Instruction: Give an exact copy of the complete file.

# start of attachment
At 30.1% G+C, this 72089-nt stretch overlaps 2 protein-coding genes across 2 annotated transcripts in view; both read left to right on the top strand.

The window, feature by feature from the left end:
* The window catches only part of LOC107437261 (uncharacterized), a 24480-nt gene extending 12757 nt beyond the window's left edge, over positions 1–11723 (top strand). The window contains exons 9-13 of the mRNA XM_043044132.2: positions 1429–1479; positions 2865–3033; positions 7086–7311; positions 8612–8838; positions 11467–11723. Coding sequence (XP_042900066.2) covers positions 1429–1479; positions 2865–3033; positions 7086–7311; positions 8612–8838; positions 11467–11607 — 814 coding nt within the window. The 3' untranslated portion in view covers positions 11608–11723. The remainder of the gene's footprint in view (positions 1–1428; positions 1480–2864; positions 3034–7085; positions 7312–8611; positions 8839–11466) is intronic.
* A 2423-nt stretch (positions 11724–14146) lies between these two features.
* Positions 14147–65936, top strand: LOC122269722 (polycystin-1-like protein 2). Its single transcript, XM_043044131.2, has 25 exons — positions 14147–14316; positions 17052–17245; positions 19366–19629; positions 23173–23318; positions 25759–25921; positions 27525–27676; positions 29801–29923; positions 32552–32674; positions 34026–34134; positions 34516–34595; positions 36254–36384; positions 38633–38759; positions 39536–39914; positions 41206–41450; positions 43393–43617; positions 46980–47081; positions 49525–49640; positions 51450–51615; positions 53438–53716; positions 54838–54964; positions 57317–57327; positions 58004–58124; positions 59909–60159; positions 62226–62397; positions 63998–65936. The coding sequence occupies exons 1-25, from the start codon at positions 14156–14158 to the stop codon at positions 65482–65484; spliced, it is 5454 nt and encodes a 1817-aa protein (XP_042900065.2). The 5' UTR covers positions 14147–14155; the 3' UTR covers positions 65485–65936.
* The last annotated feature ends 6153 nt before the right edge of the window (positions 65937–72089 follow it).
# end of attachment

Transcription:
At 30.1% G+C, this 72089-nt stretch overlaps 2 protein-coding genes across 2 annotated transcripts in view; both read left to right on the top strand.

The window, feature by feature from the left end:
* The window catches only part of LOC107437261 (uncharacterized), a 24480-nt gene extending 12757 nt beyond the window's left edge, over positions 1–11723 (top strand). The window contains exons 9-13 of the mRNA XM_043044132.2: positions 1429–1479; positions 2865–3033; positions 7086–7311; positions 8612–8838; positions 11467–11723. Coding sequence (XP_042900066.2) covers positions 1429–1479; positions 2865–3033; positions 7086–7311; positions 8612–8838; positions 11467–11607 — 814 coding nt within the window. The 3' untranslated portion in view covers positions 11608–11723. The remainder of the gene's footprint in view (positions 1–1428; positions 1480–2864; positions 3034–7085; positions 7312–8611; positions 8839–11466) is intronic.
* A 2423-nt stretch (positions 11724–14146) lies between these two features.
* Positions 14147–65936, top strand: LOC122269722 (polycystin-1-like protein 2). Its single transcript, XM_043044131.2, has 25 exons — positions 14147–14316; positions 17052–17245; positions 19366–19629; positions 23173–23318; positions 25759–25921; positions 27525–27676; positions 29801–29923; positions 32552–32674; positions 34026–34134; positions 34516–34595; positions 36254–36384; positions 38633–38759; positions 39536–39914; positions 41206–41450; positions 43393–43617; positions 46980–47081; positions 49525–49640; positions 51450–51615; positions 53438–53716; positions 54838–54964; positions 57317–57327; positions 58004–58124; positions 59909–60159; positions 62226–62397; positions 63998–65936. The coding sequence occupies exons 1-25, from the start codon at positions 14156–14158 to the stop codon at positions 65482–65484; spliced, it is 5454 nt and encodes a 1817-aa protein (XP_042900065.2). The 5' UTR covers positions 14147–14155; the 3' UTR covers positions 65485–65936.
* The last annotated feature ends 6153 nt before the right edge of the window (positions 65937–72089 follow it).